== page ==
Many historians and constitutional scholars dismiss that as utter nonsense; they insist the new president automatically assumes office at noon on inauguration day, regardless whether the oath has been taken. The myth-busting website Snopes.com (which always finds a way to rain on any fun parade) said, “It’s difficult to find one valid reason why David Rice Atchison should be considered to have served as President for a Day, but it’s not hard to find several valid reasons why he shouldn’t.”’
Reluctant as I am to admit it, Snopes has a point. There are several holes in the claim that Atchison was president. First, he never took the oath of office. But there was a bigger problem than that. Atchison’s first Senate term expired on March 4, the same day Polk’s presidential term ended. He had not been sworn in for term #2 yet and so, technically, he was not a U.S. Senator during the 24 hours in question.
For his part, Atchison seemed to take it for just what it was: one of those fun, quirky things that happen from time to time. He never claimed to have been president, but he clearly loved all the attention it brought him.
So, how did he spend his first (and only) day in office?
He slept, mostly. Atchison later recalled, “There had been three or four busy nights finishing up the work of the Senate, and I slept most of that Sunday.” (Seventy-five years later, Calvin Coolidge perfected that approach to the presidency into an art form.) Atchison lived in a Capitol Hill boarding house with several other Senators and Congressmen; one barged into his room at 3:00 a.m., slapped him on the rump and said, “Since you’re going to be president in a few hours, may I be your Secretary of State?” (No doubt alcohol was somehow involved in that incident.) There were many such jokes around the dinner table that evening, too, with colleagues asking for one presidential appointment or another.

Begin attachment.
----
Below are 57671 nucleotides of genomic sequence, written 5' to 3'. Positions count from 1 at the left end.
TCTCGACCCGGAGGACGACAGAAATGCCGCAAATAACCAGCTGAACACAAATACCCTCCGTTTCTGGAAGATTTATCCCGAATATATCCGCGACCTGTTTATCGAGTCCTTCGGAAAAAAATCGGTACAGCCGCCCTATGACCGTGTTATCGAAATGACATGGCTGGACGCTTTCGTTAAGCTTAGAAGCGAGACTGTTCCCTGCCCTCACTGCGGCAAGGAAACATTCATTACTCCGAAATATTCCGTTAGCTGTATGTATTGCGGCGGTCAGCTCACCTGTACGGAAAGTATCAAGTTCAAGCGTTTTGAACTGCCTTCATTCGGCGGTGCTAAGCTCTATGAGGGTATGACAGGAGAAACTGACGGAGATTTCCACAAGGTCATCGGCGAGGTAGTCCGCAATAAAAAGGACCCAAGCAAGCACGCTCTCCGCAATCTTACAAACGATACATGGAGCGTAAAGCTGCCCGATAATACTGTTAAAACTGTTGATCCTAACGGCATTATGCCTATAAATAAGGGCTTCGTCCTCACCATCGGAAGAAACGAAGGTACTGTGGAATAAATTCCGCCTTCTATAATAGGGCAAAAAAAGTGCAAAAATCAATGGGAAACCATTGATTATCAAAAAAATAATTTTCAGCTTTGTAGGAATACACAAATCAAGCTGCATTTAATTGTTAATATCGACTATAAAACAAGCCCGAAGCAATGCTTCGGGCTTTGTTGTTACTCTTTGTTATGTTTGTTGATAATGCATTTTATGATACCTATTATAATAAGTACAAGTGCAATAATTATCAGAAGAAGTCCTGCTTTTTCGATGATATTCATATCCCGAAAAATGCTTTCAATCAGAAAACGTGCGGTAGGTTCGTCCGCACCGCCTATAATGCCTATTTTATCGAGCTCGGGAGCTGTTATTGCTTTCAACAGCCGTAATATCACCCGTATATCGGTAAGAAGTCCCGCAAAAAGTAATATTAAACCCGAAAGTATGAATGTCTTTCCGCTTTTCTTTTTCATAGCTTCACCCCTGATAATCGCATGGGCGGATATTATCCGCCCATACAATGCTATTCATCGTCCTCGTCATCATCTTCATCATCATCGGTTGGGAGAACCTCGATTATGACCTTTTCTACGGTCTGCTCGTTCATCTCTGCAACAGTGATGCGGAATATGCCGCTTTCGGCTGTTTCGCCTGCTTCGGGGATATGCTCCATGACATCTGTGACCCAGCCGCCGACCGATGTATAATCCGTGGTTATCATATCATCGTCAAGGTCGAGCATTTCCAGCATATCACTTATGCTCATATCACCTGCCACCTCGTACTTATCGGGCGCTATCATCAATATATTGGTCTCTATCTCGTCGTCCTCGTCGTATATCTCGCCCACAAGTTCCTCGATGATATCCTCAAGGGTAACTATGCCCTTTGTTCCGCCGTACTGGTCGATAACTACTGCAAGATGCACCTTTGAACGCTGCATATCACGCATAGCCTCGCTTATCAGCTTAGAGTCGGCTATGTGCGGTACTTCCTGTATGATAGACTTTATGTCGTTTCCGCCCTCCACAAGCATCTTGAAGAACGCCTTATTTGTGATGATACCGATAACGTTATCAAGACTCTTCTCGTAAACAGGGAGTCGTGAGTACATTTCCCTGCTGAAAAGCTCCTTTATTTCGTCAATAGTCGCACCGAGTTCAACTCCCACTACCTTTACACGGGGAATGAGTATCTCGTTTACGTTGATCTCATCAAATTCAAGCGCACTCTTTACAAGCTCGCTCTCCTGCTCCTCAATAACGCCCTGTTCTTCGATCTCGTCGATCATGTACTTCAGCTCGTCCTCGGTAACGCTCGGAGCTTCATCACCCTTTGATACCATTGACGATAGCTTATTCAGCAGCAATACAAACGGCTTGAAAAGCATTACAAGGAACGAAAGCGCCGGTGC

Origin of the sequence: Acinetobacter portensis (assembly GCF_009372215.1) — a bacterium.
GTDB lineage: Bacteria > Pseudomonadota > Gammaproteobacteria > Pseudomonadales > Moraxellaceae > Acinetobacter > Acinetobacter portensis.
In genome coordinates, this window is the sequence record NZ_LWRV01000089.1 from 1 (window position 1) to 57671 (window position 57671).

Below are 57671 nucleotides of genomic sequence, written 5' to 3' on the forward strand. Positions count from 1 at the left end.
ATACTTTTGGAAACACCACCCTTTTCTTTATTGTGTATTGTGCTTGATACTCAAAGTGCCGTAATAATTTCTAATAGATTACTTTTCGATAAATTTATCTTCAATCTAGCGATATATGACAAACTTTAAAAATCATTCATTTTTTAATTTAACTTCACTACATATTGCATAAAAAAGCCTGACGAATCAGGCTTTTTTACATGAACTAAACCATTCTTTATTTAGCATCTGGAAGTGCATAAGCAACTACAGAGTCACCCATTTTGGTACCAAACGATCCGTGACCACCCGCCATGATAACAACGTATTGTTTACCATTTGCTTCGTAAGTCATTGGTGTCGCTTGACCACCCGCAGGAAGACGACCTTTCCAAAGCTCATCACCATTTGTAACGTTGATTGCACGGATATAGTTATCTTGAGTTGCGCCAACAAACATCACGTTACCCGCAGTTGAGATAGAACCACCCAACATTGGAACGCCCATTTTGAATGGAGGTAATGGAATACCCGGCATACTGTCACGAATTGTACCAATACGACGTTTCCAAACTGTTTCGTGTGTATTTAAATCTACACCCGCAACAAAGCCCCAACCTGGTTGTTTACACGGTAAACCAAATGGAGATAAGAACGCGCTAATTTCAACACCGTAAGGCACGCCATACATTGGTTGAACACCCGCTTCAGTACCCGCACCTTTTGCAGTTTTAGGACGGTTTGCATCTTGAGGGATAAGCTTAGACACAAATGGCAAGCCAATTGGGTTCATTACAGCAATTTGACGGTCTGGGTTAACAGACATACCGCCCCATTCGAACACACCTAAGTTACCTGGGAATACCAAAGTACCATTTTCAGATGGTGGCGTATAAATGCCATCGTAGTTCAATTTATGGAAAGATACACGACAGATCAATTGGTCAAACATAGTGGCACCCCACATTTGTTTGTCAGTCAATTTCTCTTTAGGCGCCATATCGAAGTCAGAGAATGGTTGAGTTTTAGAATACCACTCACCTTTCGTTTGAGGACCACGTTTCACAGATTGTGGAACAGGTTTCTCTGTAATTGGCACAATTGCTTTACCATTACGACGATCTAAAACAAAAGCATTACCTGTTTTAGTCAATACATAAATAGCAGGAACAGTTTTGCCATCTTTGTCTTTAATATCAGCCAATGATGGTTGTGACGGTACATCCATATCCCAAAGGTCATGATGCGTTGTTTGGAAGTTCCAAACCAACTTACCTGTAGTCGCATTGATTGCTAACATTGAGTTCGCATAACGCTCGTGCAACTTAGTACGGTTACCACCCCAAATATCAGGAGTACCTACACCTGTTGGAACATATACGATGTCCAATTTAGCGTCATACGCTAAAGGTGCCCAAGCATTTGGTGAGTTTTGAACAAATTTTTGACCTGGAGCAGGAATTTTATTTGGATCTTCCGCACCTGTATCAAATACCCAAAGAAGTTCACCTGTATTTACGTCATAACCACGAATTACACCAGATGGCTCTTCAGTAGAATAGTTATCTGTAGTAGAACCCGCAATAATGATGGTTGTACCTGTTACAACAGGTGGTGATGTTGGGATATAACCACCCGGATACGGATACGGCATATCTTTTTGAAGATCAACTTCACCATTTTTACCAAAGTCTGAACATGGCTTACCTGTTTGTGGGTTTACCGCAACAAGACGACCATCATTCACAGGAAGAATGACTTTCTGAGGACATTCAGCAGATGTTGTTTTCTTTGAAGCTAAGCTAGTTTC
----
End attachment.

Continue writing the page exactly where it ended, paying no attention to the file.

Atchison summed up the brief experience by claiming his was the most honest presidential administration in history.
Things went downhill for him after he left the Senate in 1855. He sided with the Confederacy during the War Between the States, briefly serving as a general, and his fortunes suffered in step with the South’s.
In 1886, his little retirement home near Gower, Missouri burned to the ground, destroying the extensive collection of momentos from his Senate career. David Rice Atchison passed away soon afterward at age 79.
Was he president of the United States for just one day, or wasn’t he? Probably not … although the Hall of Famous Missourians and other sources insist he actually was. Atchison’s bronze bust is proudly displayed in the rotunda of Missouri’s State Capitol.
This much is beyond dispute: Atchison, Kansas was named in his honor. It went on to lend its name to a little railroad that Judy Garland made famous in the song, “On the Atchison, Topeka and the Santa Fe.”
That town isn’t giving up its (sort of) presidential connection. In 2006, the Atchison County Historical Museum opened inside an 1880 ATSFRR freight depot. It claims to be home of “the nation’s smallest presidential library.”